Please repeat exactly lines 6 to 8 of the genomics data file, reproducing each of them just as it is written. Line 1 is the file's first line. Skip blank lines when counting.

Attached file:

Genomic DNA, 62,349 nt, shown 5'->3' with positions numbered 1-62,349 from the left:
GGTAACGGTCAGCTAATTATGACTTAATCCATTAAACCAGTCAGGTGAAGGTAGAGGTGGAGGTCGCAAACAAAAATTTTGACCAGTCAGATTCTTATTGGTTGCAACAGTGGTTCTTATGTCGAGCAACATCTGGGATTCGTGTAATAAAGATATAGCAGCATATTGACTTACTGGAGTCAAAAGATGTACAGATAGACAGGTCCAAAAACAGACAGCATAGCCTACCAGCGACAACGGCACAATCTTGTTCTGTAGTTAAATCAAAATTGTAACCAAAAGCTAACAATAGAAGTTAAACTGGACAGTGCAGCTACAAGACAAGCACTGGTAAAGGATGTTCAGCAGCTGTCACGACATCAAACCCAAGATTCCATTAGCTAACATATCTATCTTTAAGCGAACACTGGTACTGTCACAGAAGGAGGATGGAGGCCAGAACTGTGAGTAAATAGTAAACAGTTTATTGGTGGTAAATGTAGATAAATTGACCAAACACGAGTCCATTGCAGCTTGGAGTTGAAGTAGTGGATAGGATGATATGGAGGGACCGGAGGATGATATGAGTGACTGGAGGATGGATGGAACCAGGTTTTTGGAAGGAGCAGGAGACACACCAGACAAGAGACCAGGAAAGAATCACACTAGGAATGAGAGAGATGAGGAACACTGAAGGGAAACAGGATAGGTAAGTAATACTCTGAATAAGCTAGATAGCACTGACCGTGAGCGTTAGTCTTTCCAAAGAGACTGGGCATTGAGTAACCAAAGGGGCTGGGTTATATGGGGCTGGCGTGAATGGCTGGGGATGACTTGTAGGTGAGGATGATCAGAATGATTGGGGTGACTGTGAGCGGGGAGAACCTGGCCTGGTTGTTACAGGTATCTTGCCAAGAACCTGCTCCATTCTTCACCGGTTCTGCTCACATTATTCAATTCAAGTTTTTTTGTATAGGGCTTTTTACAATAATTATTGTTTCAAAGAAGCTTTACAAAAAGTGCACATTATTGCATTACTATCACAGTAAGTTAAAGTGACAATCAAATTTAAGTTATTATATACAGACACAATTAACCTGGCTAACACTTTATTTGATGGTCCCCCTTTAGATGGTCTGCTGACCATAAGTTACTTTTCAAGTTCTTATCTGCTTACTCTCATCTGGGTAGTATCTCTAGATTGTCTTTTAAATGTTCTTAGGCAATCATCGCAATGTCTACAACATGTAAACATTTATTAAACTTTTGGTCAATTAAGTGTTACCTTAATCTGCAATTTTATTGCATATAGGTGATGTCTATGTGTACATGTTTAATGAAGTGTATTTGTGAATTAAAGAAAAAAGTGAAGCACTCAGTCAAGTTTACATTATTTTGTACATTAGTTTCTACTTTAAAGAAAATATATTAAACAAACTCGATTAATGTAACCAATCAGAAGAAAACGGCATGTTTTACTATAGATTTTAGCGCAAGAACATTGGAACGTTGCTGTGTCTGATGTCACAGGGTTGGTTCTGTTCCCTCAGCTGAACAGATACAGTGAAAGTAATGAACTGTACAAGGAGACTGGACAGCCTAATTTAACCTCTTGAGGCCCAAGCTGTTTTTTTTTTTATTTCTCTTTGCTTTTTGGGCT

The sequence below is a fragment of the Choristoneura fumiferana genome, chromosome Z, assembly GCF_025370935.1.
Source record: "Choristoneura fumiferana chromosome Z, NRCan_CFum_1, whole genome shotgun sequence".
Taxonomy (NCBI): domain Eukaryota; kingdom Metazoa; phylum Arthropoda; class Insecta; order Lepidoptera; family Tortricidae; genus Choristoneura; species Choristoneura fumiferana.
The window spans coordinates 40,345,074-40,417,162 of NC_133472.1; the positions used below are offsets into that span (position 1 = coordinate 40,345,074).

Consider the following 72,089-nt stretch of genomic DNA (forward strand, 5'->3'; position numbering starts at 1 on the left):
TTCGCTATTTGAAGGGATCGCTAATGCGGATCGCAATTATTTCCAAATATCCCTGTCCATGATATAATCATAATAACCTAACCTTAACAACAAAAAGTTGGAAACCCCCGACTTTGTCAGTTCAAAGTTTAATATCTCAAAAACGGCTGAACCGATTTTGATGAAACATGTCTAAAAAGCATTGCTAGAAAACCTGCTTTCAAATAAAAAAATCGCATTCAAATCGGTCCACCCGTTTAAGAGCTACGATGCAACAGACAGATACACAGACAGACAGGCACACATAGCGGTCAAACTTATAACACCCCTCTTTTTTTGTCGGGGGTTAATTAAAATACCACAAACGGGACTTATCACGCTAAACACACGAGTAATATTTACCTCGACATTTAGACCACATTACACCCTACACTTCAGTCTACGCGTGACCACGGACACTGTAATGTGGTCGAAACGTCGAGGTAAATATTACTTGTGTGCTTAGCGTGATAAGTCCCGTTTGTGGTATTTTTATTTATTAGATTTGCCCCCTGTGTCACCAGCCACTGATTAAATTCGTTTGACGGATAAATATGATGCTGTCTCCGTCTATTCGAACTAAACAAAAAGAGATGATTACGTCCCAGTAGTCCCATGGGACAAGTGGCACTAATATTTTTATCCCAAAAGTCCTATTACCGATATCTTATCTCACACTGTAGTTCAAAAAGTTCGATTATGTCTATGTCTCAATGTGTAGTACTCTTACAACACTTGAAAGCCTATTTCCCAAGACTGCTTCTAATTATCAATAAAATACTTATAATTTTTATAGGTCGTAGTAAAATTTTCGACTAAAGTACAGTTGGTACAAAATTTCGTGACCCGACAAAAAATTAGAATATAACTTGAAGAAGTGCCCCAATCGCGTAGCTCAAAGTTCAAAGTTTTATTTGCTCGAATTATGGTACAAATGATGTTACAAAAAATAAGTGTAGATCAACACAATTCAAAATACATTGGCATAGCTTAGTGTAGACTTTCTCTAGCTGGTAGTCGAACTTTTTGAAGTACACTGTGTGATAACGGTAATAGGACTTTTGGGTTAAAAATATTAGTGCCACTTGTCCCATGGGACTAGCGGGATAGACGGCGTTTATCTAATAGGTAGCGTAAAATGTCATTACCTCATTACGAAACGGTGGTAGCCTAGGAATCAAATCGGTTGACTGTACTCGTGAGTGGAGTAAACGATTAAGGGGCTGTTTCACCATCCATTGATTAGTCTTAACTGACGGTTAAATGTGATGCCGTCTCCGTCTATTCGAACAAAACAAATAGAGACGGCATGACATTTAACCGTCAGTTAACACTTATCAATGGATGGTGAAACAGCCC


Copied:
The window spans coordinates 40,345,074-40,417,162 of NC_133472.1; the positions used below are offsets into that span (position 1 = coordinate 40,345,074).

Consider the following 72,089-nt stretch of genomic DNA (forward strand, 5'->3'; position numbering starts at 1 on the left):
TTCGCTATTTGAAGGGATCGCTAATGCGGATCGCAATTATTTCCAAATATCCCTGTCCATGATATAATCATAATAACCTAACCTTAACAACAAAAAGTTGGAAACCCCCGACTTTGTCAGTTCAAAGTTTAATATCTCAAAAACGGCTGAACCGATTTTGATGAAACATGTCTAAAAAGCATTGCTAGAAAACCTGCTTTCAAATAAAAAAATCGCATTCAAATCGGTCCACCCGTTTAAGAGCTACGATGCAACAGACAGATACACAGACAGACAGGCACACATAGCGGTCAAACTTATAACACCCCTCTTTTTTTGTCGGGGGTTAATTAAAATACCACAAACGGGACTTATCACGCTAAACACACGAGTAATATTTACCTCGACATTTAGACCACATTACACCCTACACTTCAGTCTACGCGTGACCACGGACACTGTAATGTGGTCGAAACGTCGAGGTAAATATTACTTGTGTGCTTAGCGTGATAAGTCCCGTTTGTGGTATTTTTATTTATTAGATTTGCCCCCTGTGTCACCAGCCACTGATTAAATTCGTTTGACGGATAAATATGATGCTGTCTCCGTCTATTCGAACTAAACAAAAAGAGATGATTACGTCCCAGTAGTCCCATGGGACAAGTGGCACTAATATTTTTATCCCAAAAGTCCTATTACCGATATCTTATCTCACACTGTAGTTCAAAAAGTTCGATTATGTCTATGTCTCAATGTGTAGTACTCTTACAACACTTGAAAGCCTATTTCCCAAGACTGCTTCTAATTATCAATAAAATACTTATAATTTTTATAGGTCGTAGTAAAATTTTCGACTAAAGTACAGTTGGTACAAAATTTCGTGACCCGACAAAAAATTAGAATATAACTTGAAGAAGTGCCCCAATCGCGTAGCTCAAAGTTCAAAGTTTTATTTGCTCGAATTATGGTACAAATGATGTTACAAAAAATAAGTGTAGATCAACACAATTCAAAATACATTGGCATAGCTTAGTGTAGACTTTCTCTAGCTGGTAGTCGAACTTTTTGAAGTACACTGTGTGATAACGGTAATAGGACTTTTGGGTTAAAAATATTAGTGCCACTTGTCCCATGGGACTAGCGGGATAGACGGCGTTTATCTAATAGGTAGCGTAAAATGTCATTACCTCATTACGAAACGGTGGTAGCCTAGGAATCAAATCGGTTGACTGTACTCGTGAGTGGAGTAAACGATTAAGGGGCTGTTTCACCATCCATTGATTAGTCTTAACTGACGGTTAAATGTGATGCCGTCTCCGTCTATTCGAACAAAACAAATAGAGACGGCATGACATTTAACCGTCAGTTAACACTTATCAATGGATGGTGAAACAGCCC